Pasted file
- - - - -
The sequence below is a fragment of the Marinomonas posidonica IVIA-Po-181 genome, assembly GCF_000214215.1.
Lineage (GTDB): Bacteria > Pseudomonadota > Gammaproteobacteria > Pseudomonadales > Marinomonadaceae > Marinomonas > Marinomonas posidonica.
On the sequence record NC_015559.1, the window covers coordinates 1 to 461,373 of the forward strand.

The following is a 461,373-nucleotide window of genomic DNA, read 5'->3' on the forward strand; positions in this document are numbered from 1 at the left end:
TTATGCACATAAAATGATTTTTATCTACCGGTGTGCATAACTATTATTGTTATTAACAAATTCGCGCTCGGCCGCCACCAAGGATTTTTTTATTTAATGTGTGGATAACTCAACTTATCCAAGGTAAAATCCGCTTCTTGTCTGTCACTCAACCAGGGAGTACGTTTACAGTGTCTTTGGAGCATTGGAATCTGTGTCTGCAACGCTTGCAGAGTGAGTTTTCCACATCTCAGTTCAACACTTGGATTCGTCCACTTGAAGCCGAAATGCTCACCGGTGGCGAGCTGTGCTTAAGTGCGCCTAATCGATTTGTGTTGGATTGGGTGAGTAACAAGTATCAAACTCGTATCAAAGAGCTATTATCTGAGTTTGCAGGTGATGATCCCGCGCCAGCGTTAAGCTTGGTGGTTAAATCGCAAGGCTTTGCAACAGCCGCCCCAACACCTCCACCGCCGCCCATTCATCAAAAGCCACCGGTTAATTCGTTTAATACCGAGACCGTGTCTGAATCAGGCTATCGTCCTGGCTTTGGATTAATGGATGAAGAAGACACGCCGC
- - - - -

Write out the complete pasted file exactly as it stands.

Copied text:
The sequence below is a fragment of the Marinomonas posidonica IVIA-Po-181 genome, assembly GCF_000214215.1.
Lineage (GTDB): Bacteria > Pseudomonadota > Gammaproteobacteria > Pseudomonadales > Marinomonadaceae > Marinomonas > Marinomonas posidonica.
On the sequence record NC_015559.1, the window covers coordinates 1 to 461,373 of the forward strand.

The following is a 461,373-nucleotide window of genomic DNA, read 5'->3' on the forward strand; positions in this document are numbered from 1 at the left end:
TTATGCACATAAAATGATTTTTATCTACCGGTGTGCATAACTATTATTGTTATTAACAAATTCGCGCTCGGCCGCCACCAAGGATTTTTTTATTTAATGTGTGGATAACTCAACTTATCCAAGGTAAAATCCGCTTCTTGTCTGTCACTCAACCAGGGAGTACGTTTACAGTGTCTTTGGAGCATTGGAATCTGTGTCTGCAACGCTTGCAGAGTGAGTTTTCCACATCTCAGTTCAACACTTGGATTCGTCCACTTGAAGCCGAAATGCTCACCGGTGGCGAGCTGTGCTTAAGTGCGCCTAATCGATTTGTGTTGGATTGGGTGAGTAACAAGTATCAAACTCGTATCAAAGAGCTATTATCTGAGTTTGCAGGTGATGATCCCGCGCCAGCGTTAAGCTTGGTGGTTAAATCGCAAGGCTTTGCAACAGCCGCCCCAACACCTCCACCGCCGCCCATTCATCAAAAGCCACCGGTTAATTCGTTTAATACCGAGACCGTGTCTGAATCAGGCTATCGTCCTGGCTTTGGATTAATGGATGAAGAAGACACGCCGC